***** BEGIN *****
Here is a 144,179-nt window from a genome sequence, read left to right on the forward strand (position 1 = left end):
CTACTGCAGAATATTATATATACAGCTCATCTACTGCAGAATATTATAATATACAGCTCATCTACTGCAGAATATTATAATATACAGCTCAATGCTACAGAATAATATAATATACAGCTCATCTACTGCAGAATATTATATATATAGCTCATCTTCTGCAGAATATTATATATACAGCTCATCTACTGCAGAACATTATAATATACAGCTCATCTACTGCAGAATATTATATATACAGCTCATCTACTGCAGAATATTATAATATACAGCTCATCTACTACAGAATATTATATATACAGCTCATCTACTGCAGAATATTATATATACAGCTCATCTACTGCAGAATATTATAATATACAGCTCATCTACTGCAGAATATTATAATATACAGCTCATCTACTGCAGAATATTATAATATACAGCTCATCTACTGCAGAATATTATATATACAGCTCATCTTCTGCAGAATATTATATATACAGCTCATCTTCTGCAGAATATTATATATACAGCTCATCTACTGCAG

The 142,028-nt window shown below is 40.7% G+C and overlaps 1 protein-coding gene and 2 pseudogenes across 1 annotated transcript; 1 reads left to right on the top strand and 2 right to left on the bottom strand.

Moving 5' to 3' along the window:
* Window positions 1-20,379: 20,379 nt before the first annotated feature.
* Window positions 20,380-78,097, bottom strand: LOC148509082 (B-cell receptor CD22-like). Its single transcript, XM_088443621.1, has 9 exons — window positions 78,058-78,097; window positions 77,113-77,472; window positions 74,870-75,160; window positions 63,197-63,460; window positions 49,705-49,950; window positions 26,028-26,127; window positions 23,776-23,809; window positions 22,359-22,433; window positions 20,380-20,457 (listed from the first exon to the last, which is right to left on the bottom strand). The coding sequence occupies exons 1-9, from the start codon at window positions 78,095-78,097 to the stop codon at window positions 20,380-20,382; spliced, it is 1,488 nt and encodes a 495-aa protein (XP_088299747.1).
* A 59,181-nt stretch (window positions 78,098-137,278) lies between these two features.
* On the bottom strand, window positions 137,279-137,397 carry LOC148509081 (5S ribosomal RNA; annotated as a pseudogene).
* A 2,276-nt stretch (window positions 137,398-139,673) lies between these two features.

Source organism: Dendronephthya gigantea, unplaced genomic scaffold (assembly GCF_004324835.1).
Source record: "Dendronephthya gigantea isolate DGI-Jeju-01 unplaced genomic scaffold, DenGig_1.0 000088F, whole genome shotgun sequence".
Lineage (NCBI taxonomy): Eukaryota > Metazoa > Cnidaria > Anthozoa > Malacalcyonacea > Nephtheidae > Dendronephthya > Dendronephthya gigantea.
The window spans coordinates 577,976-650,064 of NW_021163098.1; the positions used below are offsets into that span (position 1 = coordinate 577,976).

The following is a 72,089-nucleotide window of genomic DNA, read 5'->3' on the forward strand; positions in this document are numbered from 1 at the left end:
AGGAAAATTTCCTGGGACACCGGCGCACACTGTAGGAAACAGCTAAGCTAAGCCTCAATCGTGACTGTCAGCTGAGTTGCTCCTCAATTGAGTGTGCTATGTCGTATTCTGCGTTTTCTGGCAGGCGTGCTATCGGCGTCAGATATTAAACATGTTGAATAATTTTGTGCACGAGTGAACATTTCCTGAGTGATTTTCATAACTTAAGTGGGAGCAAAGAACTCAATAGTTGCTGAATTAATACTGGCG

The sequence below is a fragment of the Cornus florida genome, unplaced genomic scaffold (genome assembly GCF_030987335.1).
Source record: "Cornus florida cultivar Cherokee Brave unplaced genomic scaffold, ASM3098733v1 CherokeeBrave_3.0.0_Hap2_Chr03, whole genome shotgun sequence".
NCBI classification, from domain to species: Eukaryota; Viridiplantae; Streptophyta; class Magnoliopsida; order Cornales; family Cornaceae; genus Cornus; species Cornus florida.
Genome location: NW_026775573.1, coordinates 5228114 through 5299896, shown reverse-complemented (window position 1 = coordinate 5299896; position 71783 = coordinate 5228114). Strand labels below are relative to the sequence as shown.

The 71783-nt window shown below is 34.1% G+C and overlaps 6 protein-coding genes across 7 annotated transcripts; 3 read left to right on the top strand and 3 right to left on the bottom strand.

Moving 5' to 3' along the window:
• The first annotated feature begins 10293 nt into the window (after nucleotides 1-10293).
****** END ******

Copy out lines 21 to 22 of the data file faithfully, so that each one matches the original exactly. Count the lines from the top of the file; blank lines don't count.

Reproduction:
Moving 5' to 3' along the window:
• The first annotated feature begins 10293 nt into the window (after nucleotides 1-10293).